Cursed Castilla EX (ENG)

These kind of games are not my wheelhouse. That isn’t to say that I don’t enjoy a challenging game, and I have played a few in my time. But I did not grow up playing video games. I never played in arcades, not even once. My first console was the GameCube, and I only started playing games seriously about 6 years ago on the PS3. I still remember the pride I felt when I finished Wolfenstein: The New Order, the first game I ever finished on hard difficulty. A game like this holds no nostalgia for me and I have quit many like it in the past for lack of patience. I honestly didn’t think I would finish this one either, though not for lack of trying.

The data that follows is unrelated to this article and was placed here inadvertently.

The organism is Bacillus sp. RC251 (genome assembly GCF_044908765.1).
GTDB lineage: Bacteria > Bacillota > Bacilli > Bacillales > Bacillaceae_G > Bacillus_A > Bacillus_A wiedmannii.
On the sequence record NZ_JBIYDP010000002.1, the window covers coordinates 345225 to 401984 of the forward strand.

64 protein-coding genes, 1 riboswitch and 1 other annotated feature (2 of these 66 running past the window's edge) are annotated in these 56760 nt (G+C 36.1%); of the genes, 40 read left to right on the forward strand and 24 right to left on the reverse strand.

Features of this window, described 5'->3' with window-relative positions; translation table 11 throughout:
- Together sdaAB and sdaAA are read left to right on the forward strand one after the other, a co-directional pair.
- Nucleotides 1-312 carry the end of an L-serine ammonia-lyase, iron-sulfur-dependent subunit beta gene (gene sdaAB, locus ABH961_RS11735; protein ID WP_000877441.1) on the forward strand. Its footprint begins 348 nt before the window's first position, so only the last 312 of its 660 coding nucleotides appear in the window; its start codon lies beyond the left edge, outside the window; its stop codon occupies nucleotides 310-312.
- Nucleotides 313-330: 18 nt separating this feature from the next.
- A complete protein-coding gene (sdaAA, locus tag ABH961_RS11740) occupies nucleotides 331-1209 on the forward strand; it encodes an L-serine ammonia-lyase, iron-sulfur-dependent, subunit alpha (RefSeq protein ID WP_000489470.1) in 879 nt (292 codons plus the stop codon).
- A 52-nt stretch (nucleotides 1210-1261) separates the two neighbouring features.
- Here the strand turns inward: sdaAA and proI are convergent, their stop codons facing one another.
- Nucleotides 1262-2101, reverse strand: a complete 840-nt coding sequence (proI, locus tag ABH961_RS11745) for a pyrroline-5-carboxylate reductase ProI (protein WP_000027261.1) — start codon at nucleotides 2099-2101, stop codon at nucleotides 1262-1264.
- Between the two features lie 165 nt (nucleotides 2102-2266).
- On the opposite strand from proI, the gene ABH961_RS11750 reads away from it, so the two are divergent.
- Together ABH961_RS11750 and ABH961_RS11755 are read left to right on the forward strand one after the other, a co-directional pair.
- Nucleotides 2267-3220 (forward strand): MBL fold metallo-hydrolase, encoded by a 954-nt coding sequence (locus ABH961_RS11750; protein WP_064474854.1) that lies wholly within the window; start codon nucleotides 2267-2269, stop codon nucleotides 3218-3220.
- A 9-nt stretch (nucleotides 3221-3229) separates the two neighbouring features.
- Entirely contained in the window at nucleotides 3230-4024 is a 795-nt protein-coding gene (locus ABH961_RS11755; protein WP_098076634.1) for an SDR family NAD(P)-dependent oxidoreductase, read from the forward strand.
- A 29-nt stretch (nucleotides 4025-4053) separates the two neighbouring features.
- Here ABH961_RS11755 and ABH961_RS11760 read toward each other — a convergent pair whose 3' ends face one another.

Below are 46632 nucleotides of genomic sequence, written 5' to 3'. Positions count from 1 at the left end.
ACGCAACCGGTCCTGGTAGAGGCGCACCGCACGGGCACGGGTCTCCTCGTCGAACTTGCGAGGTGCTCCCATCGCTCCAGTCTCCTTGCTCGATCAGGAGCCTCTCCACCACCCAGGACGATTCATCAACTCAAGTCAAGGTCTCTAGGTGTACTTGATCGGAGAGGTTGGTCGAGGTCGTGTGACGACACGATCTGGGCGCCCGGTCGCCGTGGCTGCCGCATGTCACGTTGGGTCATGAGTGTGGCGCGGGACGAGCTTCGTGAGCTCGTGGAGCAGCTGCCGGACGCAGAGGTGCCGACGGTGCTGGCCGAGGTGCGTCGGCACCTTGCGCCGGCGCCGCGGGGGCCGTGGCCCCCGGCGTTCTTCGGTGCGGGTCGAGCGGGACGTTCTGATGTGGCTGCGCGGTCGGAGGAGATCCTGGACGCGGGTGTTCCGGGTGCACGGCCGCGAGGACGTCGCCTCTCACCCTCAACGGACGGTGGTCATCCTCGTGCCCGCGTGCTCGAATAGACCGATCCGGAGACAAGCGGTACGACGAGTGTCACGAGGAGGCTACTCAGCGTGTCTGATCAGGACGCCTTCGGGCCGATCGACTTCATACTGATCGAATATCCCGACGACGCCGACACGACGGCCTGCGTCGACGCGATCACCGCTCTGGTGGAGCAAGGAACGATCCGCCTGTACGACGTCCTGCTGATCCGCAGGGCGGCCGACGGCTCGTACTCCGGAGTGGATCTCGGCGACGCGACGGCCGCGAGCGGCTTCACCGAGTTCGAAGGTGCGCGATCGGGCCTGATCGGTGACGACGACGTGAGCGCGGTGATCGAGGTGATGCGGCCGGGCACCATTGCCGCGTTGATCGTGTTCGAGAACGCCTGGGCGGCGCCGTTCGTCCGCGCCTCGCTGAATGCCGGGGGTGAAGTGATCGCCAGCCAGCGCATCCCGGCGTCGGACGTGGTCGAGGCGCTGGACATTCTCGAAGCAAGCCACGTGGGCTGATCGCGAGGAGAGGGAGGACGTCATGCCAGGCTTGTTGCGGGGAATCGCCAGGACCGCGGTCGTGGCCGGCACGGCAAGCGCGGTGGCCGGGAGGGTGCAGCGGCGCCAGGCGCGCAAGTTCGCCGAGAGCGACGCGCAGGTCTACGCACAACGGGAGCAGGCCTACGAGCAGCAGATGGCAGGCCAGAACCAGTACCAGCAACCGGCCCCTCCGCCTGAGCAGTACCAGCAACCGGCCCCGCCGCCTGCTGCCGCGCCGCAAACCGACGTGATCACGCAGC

Written by H.R.Crabtree

My husband suggested I play Cursed Castilla and I, being far too trusting in his judgment, completely failed to do any research prior to starting. This game is resolutely unforgiving. I have heard this claim leveled at many a title, but in my experience, while admittedly limited, this one takes the cake. I spent over an hour attempting a single level. This is a level, not an entire chapter. And while a good portion of that time is testing methods to see what succeeds or fails, after that, it is tirelessly trying to implement the correct technique with precise accuracy. In keeping with the arcade theme of the game, I have calculated that, if every credit in-game is $0.25, then I would have spent $102.25, give or take a couple bucks. This was not a casual undertaking on my part, and I feared for the safety of my Vita at many points of the journey, owing to my propensity of violence towards nearby electronics when reaching peak levels of frustration. But my Vita survived, as did I, and I now present to you the chronicles of my tumultuous journey.